00:25:00Then I got on to antimalarials. I was given the job of trying to explore new
heterocyclic systems. I made a huge number of compounds, none of which turned
out to have any toxicity to any microorganism. Then I got on to the penicillin
project. I was given the job of making an analog of penicillin. The only trouble
was that the accepted structure for penicillin at that time was wrong. So I was
actually trying to make an analog of something else, and I didn't succeed in
making it anyway. About that time the war came to an end, so all I can say is
that I didn't actually hinder the war effort. [laughter] But I nearly did. I
used to get directives from some central organization, advertising jobs that I
was asked to apply for. I never replied. One day, however, I got a particularly
impressive-looking offer. It was a job as chief technical advisor for the
00:26:00erection and operation of factories near London for filling shells and bombs.
There was a little note at the bottom saying, "In the event that you do not
apply for this position, you will be liable to imprisonment not exceeding two
years' penal servitude or a fine not exceeding £10,000 or both!" This I was a
bit shaken by, so I took it Robinson. I must admit I was a bit put out, because
he just turned white with rage and said, "The fools!" He needn't have put it so
bluntly. He literally grabbed it from me, and I was left alone for the rest of
BOHNING: Could you explain a little bit about the D. Phil. degree, because you
also list an M.A. degree a year later?
00:27:00DEWAR: I did. It always confuses people. I always do that deliberately.
[laughter] The point is that the M.A. degree is the official senior degree in
Oxford which gives a right to vote in Convocation, the body which officially
controls Oxford and in which every past graduate has a right to vote in if they
have an M.A. degree. To get an M.A. degree, all you have to do is get a
bachelor's degree of some kind, and then seven years from the time you entered
the university, you apply for an M.A., which you then get automatically. The
M.A. ranks higher than the D.Phil., because the D.Phil. does not give you voting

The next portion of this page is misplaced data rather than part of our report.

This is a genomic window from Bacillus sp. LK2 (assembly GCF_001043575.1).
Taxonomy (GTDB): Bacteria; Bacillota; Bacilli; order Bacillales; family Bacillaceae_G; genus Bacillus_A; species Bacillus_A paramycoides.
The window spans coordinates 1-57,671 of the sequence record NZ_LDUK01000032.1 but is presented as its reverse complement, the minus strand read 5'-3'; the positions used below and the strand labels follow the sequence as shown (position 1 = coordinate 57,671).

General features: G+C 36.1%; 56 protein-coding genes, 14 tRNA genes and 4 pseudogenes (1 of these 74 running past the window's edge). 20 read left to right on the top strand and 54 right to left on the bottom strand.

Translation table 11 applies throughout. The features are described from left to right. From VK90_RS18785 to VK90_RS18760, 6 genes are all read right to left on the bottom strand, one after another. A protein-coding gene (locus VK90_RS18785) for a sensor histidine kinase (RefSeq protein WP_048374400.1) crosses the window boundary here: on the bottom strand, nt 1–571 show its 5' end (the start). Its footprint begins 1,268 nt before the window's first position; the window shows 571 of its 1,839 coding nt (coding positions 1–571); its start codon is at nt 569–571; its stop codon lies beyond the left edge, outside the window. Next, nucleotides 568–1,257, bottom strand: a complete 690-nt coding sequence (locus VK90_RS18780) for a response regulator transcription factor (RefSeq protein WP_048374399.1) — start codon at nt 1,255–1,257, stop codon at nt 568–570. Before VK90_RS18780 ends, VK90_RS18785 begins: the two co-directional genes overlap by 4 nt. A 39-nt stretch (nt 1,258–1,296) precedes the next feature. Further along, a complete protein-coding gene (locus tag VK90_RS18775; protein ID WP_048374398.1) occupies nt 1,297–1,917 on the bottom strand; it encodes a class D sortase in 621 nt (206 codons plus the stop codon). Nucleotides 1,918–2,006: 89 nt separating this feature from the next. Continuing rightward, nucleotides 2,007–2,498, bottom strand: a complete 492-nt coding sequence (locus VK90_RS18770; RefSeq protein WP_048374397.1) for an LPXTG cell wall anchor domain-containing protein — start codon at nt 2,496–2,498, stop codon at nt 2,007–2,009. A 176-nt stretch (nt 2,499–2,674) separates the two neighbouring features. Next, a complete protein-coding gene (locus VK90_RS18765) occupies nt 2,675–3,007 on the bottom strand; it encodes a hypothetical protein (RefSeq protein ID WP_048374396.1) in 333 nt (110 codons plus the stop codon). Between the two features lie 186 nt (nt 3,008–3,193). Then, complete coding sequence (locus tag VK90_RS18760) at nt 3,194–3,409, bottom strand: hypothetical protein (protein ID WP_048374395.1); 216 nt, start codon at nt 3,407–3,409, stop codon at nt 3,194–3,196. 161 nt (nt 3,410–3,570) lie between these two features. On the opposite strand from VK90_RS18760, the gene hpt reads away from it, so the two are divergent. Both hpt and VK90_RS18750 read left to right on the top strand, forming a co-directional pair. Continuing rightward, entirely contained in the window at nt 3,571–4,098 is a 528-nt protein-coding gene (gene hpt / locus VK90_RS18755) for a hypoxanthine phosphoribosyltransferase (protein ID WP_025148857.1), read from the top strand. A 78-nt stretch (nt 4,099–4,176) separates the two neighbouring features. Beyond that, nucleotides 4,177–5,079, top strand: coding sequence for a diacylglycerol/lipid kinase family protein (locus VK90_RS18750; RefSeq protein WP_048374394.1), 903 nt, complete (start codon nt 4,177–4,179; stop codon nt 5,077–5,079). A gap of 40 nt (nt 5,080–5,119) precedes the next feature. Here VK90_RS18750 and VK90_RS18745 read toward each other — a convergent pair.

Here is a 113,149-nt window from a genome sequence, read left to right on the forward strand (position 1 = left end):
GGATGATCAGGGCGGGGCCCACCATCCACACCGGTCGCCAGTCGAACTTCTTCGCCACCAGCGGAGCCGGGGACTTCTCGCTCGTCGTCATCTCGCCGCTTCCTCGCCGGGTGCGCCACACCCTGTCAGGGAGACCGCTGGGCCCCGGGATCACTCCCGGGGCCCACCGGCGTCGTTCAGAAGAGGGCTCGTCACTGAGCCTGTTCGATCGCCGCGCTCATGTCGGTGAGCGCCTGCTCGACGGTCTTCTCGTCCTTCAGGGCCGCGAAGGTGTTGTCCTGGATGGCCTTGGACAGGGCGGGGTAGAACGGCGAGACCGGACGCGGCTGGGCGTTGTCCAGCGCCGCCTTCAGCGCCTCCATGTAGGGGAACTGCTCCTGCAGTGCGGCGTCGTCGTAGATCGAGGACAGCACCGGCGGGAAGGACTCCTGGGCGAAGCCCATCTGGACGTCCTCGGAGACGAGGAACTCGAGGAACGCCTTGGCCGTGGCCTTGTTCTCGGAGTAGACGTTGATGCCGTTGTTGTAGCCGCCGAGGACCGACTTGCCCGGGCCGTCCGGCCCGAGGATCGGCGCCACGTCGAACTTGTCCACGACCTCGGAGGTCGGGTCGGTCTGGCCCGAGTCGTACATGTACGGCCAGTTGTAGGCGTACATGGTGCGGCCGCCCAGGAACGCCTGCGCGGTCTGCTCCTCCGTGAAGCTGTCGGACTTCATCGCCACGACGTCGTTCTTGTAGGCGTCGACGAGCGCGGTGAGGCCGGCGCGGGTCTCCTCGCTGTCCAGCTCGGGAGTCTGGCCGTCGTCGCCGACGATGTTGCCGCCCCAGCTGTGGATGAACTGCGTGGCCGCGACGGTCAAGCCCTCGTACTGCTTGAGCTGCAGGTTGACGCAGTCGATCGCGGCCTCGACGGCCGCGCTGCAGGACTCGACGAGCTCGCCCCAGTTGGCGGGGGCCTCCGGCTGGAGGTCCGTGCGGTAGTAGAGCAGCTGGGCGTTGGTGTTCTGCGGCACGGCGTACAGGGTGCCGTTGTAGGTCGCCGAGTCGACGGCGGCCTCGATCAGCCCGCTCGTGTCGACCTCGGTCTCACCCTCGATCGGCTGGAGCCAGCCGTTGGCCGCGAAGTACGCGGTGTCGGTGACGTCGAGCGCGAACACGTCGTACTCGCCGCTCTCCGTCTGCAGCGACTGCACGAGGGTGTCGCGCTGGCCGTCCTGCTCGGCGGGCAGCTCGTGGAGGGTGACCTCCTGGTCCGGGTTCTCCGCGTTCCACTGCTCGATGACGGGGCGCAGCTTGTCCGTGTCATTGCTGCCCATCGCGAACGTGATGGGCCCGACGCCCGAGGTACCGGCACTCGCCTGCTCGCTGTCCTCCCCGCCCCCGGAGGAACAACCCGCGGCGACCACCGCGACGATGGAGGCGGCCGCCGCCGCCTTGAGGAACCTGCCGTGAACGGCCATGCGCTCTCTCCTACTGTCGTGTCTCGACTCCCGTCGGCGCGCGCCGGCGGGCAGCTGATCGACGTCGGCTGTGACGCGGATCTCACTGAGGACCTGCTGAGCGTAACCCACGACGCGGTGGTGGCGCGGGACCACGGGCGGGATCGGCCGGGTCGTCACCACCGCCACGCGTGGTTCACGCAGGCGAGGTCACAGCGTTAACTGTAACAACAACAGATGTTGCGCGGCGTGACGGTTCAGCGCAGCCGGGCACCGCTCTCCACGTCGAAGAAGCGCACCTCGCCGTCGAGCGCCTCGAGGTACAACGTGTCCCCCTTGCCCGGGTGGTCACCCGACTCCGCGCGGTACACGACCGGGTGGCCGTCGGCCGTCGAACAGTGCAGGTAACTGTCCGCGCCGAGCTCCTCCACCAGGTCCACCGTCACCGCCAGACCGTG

rights in the university.
BOHNING: Were these war-related projects under Robinson's direction?
00:28:00DEWAR: Yes. They first started off with Freddie King, then later with Robinson.
BOHNING: Your first paper is on yohimbine.
DEWAR: That was what I was going to study for my bachelor's degree research.
There was a sequel to that, because I thought the established structure was
wrong on the basis of a sort of biosynthetic scheme I had for it. I got an ounce
of yohimbine hydrochloride with the idea of degrading it, although I never
actually did any work on it. The one experiment I did and reported, if I had
interpreted it properly, would in fact have established the structure. I got a
00:29:00compound which had been made before and was thought to be yohimbol. Yohimbine is
an alcohol carboxylic acid and yohimbol the alcohol. Decarboxylation of
yohimbine had been stated to give yohimbol. This is just decarboxylated. The
analysis, however, fitted better for the corresponding ketone. I just assumed
that the earlier formulation as an alcohol was correct. The fact that the ketone
was formed during the reaction showed that the carboxyl group had to be next to
the alcohol, which established that the accepted structure wasn't correct.
Yohimbine was supposedly used by the West African natives as an aphrodisiac.
00:30:00Several of us decided we ought to try this one night, so four or five of us
organized a yohimbine party. These included a girl in my year who was very
attractive and volunteered to come along. We ended up taking three times the
maximum recommended dose of yohimbine, and all we could say was that the results
were totally negative. I think this girl was rather disappointed. [laughter]
[END OF TAPE, SIDE 1]
BOHNING: Was that the end of your work on yohimbine, then?
DEWAR: That was the end, yes. [laughter]
BOHNING: That's an experiment that wasn't in the literature?
DEWAR: That's not been reported. [laughter]
BOHNING: You also had a paper with [Sir John] Cornforth on the santonin controversy.
00:31:00DEWAR: Yes. I worked with Cornforth in the same lab for years at Oxford, after I
finished my D.Phil. It's an amusing story. An Indian had reported the synthesis
of santonin in which one of the steps involved the reaction of a ketone with
ethyl formate to form a formyl derivative. Although the starting material was
inactive, the material he got was said to be optically active. Clearly what
happened was that his professor there was not very bright and said, "That's a
very interesting result. You must try it on a model compound." So he tried it on
cyclohexanone and, sure enough, claimed he got an optically active product. This
00:32:00was obviously nonsense. Cornforth and I repeated this work, and duly showed that
the product was totally inactive. That paper is one of the best examples of
editorial revision I've come across. We congratulated the author at having
achieved a result which could only be expected to occur once in ten to the power
of twenty all to the power of twenty trials. The editor didn't like this, so he
changed it to say, "This result would violate no laws of physics and would
indeed be expected to occur in ten to the power of ten to the power of twenty
trials," which if you work it out, is a lot different. He changed our estimate
by about one hundred orders of magnitude. [laughter]
00:33:00BOHNING: I was interested in that because so many of your papers, I don't want
to say attack, but certainly go after the establishment and show that things are
not what people are saying, that you have a different view. That tends to show
throughout many of your papers in later years. Do you have a particular penchant